Julehjerter ~ Danish Heart Baskets


My dear grammy Kelly (maiden name of Jorgenson) was of Danish descent.  Apparently in her household growing up, the primary language spoken was Danish.  It’s unfortunate that by the time she got around to being married and raising her own kids, the language had been long tucked away and now lost.  I imagine caring for a husband, five children and a farm did not leave a lot of time to teach the wee ones a second language.

While I’ve always been very proud of my Irish heritage, I’ve recently become quite fond of discovering more about my other roots.  So I’ve been researching Denmark and Danish traditions.

I came across these lovely ornaments today and while I’ve seen them before, I did not realize until today that they are common in Danish households around the holidays

Here is a good tutorial I found on how to make Julehjerter.



Wrapping paper or letter weight crafting paper in two colors




Elmer’s or Aleene’s Tacky glue

Select two pieces of paper in contrasting colors. Although white and red is traditional in Norway, I am using colors that will show up better in photographs.

Measure and cut a strip 3″ wide and 9″ long from each piece of paper.

Fold each strip of paper exactly in half crosswise, as shown.

Place a 3″ diameter biscuit cutter on the OPEN end of the folded papers. Use a pencil to trace the outline of the biscuit cutter onto the paper to create a half circle. (Or, you can draw the half-circle freehand.)

Normally, I would draw my lines very lightly, but for this tutorial I am drawing them dark so you can see them! Cut along the curved lines you have drawn. Again, be sure you are cutting the curve on the open end of the paper.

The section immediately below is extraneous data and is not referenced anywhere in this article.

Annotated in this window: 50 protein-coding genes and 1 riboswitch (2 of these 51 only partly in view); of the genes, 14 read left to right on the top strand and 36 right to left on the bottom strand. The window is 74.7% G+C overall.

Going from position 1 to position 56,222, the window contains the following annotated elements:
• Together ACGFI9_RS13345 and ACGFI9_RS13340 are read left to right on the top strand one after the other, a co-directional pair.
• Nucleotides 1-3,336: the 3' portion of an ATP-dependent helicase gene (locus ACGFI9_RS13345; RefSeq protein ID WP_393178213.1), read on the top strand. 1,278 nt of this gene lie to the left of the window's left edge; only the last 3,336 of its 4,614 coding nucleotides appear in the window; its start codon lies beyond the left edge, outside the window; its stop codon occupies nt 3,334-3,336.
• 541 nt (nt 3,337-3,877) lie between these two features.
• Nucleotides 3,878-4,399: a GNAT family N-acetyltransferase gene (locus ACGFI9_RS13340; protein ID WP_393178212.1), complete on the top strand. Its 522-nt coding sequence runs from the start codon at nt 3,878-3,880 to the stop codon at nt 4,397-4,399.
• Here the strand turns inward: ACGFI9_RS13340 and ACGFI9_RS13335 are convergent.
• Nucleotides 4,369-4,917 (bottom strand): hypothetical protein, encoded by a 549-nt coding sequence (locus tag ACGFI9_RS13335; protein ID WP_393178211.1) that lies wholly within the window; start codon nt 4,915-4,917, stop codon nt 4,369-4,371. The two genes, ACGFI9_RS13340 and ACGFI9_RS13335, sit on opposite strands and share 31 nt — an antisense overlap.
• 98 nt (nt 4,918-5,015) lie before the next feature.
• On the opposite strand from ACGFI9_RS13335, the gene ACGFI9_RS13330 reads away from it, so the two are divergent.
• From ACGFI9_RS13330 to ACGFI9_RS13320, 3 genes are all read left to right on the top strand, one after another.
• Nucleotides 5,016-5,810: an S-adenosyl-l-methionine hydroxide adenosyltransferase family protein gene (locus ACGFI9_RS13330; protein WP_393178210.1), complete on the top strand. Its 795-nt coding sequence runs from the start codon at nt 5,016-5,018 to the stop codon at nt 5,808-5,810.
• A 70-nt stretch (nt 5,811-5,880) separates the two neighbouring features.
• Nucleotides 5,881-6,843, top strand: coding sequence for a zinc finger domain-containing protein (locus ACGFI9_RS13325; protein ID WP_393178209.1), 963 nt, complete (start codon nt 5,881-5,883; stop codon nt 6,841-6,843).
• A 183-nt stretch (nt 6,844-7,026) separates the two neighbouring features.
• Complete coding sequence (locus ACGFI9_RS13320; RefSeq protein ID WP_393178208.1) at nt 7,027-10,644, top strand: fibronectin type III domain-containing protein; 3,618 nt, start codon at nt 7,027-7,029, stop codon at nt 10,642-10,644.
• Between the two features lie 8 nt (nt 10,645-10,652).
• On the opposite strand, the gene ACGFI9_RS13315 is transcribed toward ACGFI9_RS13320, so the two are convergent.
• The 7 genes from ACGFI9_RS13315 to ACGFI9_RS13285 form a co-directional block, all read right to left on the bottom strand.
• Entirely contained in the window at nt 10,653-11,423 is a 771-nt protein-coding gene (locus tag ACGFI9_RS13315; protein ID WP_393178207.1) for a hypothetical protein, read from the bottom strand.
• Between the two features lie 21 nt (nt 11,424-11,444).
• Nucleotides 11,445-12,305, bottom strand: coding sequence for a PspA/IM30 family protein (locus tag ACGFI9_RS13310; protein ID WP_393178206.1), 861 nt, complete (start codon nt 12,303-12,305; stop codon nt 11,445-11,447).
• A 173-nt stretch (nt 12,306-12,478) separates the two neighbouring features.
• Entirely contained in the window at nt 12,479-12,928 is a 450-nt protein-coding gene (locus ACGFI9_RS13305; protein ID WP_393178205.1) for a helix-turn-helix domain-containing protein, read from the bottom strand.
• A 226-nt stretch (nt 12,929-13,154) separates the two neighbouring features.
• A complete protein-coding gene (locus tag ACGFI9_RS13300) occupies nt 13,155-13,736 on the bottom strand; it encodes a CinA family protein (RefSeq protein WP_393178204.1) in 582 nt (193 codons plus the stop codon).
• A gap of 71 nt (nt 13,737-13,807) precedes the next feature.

In the steps that follow, you will be dividing each folded piece into three 1″ strips. You’ll be cutting these strips most of the way across each piece, leaving those rounded ends un-cut. To help you gauge how far in to cut your strips, place one piece over the other, as shown. The cut lines you’ll be making in the coming steps should be 3/8″ longer than the point where these two pieces overlap. (When you’ve read the rest of the steps, this should make more sense.)

So, as we just discussed, mark three 1″ strips on each piece of paper, and draw them on the paper. See how these lines begin at the fold and end in the curved edges? Now you are ready to cut! Reminder: The curved edge is on the OPEN end and the lines are drawn from the FOLDED end.

Cut through both layers of paper along the lines you drew, beginning at the fold and cutting toward the curve.

For your first basket, you may want to number the strips as shown above. (Once you have made your first basket, you will not need to number the strips again – it just helps you with learning the process.) Lay the two folded paper pieces in front of you on the work table in the position shown above. (Don’t worry if those numbers are hard to see here – they’ll be clearer in the coming photos.)

Slip strip #1 between the top and bottom layers of strip #4.